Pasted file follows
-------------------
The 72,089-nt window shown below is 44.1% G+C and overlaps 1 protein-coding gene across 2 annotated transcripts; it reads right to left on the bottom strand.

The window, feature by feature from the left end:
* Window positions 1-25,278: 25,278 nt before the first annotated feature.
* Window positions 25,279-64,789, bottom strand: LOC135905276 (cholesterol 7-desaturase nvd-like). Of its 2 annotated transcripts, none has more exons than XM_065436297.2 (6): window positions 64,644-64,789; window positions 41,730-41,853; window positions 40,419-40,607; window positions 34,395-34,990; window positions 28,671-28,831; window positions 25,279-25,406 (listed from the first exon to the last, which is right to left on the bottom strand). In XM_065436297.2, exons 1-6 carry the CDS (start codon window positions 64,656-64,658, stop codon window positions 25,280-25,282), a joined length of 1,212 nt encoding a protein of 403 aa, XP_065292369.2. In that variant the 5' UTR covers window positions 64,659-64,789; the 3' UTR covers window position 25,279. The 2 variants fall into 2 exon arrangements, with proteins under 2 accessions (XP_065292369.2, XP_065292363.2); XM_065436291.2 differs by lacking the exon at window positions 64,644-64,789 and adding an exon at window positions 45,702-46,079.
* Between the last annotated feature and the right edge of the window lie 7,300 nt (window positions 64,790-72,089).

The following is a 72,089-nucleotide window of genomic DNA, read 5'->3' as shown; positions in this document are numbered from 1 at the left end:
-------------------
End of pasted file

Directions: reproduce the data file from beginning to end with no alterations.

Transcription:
The 72,089-nt window shown below is 44.1% G+C and overlaps 1 protein-coding gene across 2 annotated transcripts; it reads right to left on the bottom strand.

The window, feature by feature from the left end:
* Window positions 1-25,278: 25,278 nt before the first annotated feature.
* Window positions 25,279-64,789, bottom strand: LOC135905276 (cholesterol 7-desaturase nvd-like). Of its 2 annotated transcripts, none has more exons than XM_065436297.2 (6): window positions 64,644-64,789; window positions 41,730-41,853; window positions 40,419-40,607; window positions 34,395-34,990; window positions 28,671-28,831; window positions 25,279-25,406 (listed from the first exon to the last, which is right to left on the bottom strand). In XM_065436297.2, exons 1-6 carry the CDS (start codon window positions 64,656-64,658, stop codon window positions 25,280-25,282), a joined length of 1,212 nt encoding a protein of 403 aa, XP_065292369.2. In that variant the 5' UTR covers window positions 64,659-64,789; the 3' UTR covers window position 25,279. The 2 variants fall into 2 exon arrangements, with proteins under 2 accessions (XP_065292369.2, XP_065292363.2); XM_065436291.2 differs by lacking the exon at window positions 64,644-64,789 and adding an exon at window positions 45,702-46,079.
* Between the last annotated feature and the right edge of the window lie 7,300 nt (window positions 64,790-72,089).

The following is a 72,089-nucleotide window of genomic DNA, read 5'->3' as shown; positions in this document are numbered from 1 at the left end: